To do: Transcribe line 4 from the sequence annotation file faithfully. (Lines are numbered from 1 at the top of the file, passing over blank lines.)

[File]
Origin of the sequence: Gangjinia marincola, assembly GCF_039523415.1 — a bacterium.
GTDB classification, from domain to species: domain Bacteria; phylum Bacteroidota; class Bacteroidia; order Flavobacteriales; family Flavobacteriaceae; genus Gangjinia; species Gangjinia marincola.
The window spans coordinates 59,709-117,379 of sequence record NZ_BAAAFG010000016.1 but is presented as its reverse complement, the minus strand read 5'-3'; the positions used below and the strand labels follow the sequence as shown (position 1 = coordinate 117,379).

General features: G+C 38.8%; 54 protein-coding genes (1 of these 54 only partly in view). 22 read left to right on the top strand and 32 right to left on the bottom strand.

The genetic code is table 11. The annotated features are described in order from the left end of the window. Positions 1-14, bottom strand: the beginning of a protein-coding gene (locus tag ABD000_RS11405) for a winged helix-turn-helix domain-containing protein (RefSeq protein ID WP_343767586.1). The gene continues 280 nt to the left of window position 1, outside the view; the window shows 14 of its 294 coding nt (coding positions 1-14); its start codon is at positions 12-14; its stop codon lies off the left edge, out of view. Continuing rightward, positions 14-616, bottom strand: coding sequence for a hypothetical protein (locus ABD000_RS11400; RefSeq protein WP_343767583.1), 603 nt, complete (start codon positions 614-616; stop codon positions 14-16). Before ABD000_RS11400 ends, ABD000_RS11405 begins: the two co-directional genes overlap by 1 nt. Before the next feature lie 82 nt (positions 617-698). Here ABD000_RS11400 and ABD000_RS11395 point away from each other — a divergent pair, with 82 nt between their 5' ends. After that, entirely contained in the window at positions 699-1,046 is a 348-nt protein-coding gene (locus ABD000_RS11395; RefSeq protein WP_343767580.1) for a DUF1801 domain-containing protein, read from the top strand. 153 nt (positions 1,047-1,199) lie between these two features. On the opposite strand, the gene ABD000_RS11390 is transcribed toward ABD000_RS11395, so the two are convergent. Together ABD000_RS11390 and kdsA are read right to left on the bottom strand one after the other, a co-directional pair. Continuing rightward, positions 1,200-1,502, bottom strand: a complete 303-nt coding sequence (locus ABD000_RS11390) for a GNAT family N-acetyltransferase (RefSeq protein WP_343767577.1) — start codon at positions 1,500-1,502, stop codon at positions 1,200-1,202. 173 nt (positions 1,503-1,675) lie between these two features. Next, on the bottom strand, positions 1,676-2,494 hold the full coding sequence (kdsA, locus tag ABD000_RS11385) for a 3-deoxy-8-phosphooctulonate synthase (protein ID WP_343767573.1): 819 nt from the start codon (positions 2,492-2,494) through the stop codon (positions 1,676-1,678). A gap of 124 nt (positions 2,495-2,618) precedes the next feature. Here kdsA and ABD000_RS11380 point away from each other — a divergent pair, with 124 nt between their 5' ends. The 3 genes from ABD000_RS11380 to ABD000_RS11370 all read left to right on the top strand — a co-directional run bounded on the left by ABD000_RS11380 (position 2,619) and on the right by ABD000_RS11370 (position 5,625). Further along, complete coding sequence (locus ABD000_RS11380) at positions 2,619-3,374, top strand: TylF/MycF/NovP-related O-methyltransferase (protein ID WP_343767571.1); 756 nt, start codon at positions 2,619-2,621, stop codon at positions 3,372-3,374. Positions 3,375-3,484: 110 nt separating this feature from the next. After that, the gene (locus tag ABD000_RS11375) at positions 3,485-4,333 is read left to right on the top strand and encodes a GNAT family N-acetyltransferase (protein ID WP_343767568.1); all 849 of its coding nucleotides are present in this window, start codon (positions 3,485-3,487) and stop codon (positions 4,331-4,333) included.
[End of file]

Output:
General features: G+C 38.8%; 54 protein-coding genes (1 of these 54 only partly in view). 22 read left to right on the top strand and 32 right to left on the bottom strand.